Dragonflies (Anisoptera)

First  Previous    Species 1 of 49     Next  Last 
  Back to Thumbnails  

 Hawker dragonfly

 Close-up of the head of a hawker dragonfly

 Hawker dragonfly emerging from nymph stage, on reed; note the position of the legs, as they would be held in flight for catching prey
 Close-up of the head of a hawker dragonfly; note the dominant compound eyes but small antennae as well as huge crushing jaws

IDENTIFICATION: Adults are distinct, medium to large predatory insects found around all types of water. The eyes are large and dominate the head. Typically, the eyes meet on top fo the head but in the Club-tailed Dragonflies they do not. The thorax is large due to the large volume of flight muscle present. Two pairs of wings but the veins show a primitive form, showing that they are from an ancient stock. Three pairs of legs, with the hind ones being longest and the fore-legs shortest. They are covered in stiff hairs. Held out in front this is a formidable "web" for catching flying insects. Males have two sets of genitalia. The first consists of merely an aperture at the end of the abdomen from which the sperm is transferred to the second set, located under the first few segments of the abdomen (visible protruding in the emerging insect above).

 Hawker nymph  Cannibals

 Hawker nymph eating tadpole: it being held by the mask while the upper jaws break it down. This nymph is very near emerging, note the well developed wing buds

 Cannibals: the larger rear nymph is eating the one in the foreground. The prey is upside down and the lower "lip" called the mask is visible.

The larval stage is found in water whilst the adult is aerial. Often in the mud or debris at the bottom they may also climb vegetation. Again, large compound eyes on the head.

There are several types of dragonfly:

1. the Hawkers that are the largest, with long bodies that get their name from flying back and forth in relatively straight lines until food is found

2. the Darters that are smaller and get their name from the more random flight, often alighting on vegetation, leaving it to catch food or chase off rivals

ECOLOGY: Eggs are laid in the water. Darters wash the eggs from the end of the abdomen whilst in flight, usually with the male holding the back of the females head. Hawkers on the other hand land on the vegetation in the water and the female inserts individual egg into plant material or in the bank. Hatching larvae are immediately predatory and may eat their brothers and sisters as they hatch. Normally when young they will eat water fleas (Daphnia) or other small, suitably sized animals. As they grow so the diet changes. However, they may well take prey that is bigger than themselves. The lower labium or lip is developed into a large, jointed structure called the mask which shots out rapidly to catch prey. It is then drawn in and held so that the prey can be crushed by the mandibles (jaws). By placing caught larvae in a dish of clear water their droppings can be collected. The faeces is contained within a clear bag (the lining of the gut) and when opened and viewed under a microscope can be dissected to see what they have been eating, just like the pellets regurgitated by owls! The larvae may stay in water for up to 2 years or more, depending on temperature and food availablity. Often the larval stages are called nymphs. This term is used for insects displaying incomplete metamorphosis. Dragonflies do not have a pupal stage. Instead they cease feeding towards the end of the final instar (an instar is a stage between shedding the exoskeleton and dragonflies typically have between 10-12 instars). After a few days the nymph climbs vegetation under the cover of darkness to emerge into an adult several hours before dawn. By the time dawn comes they are ready for flight. To avoid being individually picked off by predatory birds dragonflies will tend to synchronise their emergence so that many will emerge out of the water at the same time, increasing the chance of some surviving. Mass emergence is common in several insect groups.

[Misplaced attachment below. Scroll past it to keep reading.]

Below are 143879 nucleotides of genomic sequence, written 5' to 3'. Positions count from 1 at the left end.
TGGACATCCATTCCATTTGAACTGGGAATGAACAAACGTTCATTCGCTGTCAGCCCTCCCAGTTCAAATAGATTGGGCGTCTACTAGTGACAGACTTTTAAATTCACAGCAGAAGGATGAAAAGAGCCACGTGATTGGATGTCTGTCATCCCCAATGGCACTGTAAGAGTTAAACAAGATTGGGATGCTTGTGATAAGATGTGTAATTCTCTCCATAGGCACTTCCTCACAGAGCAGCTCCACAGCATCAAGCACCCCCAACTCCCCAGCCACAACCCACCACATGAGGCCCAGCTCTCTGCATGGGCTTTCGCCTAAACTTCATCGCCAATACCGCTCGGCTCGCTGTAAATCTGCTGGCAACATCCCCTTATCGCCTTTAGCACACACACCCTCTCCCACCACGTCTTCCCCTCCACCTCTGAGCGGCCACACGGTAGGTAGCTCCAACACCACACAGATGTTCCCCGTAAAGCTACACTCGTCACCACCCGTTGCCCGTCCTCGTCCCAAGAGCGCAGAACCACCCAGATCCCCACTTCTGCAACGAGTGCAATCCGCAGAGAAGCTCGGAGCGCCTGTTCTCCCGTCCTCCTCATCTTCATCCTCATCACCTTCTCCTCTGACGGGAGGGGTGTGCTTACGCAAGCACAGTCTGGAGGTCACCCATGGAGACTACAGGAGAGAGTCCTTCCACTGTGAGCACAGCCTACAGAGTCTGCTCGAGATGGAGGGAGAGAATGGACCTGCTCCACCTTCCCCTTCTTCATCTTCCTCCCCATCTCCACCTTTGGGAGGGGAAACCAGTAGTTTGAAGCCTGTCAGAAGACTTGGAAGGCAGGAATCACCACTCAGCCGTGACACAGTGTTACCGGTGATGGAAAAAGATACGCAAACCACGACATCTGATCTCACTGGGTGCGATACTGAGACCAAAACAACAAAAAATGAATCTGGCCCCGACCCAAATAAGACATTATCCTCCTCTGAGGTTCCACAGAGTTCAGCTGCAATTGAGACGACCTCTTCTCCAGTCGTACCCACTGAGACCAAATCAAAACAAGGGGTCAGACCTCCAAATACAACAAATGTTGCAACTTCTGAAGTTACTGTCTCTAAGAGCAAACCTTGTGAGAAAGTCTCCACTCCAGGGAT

Male Emperor Dragonfly (Anax imperator)

 Common Darter (Sympetrum striolatum)

 Male Emperor Dragonfly (Anax imperator): the largest European Dragonfly

 Common Darter (Sympetrum striolatum) at rest; male displaying itself on the edge of its territory

OTHER ADAPTATIONS: Although large the adults weigh very little (around a gram) as the body has numerous air bags. Nymphs breathe by extracting dissolved oxygen from the water. The "gill" for this is a basket of tracheal breathing tubes arranged around the end of the hind gut. So the end of the gut is ventilated by drawing water in through the anus. This body of water can be shot out of the gut rapidly, if necessary, giving it jet propulsion for quickly moving through water to escape or pounce on prey.

Approximately 40 species live in the UK.

These are primitive insects that have survived through their extreme and superb adaption to life in water. See also Damselfies (Zygoptera) a similar group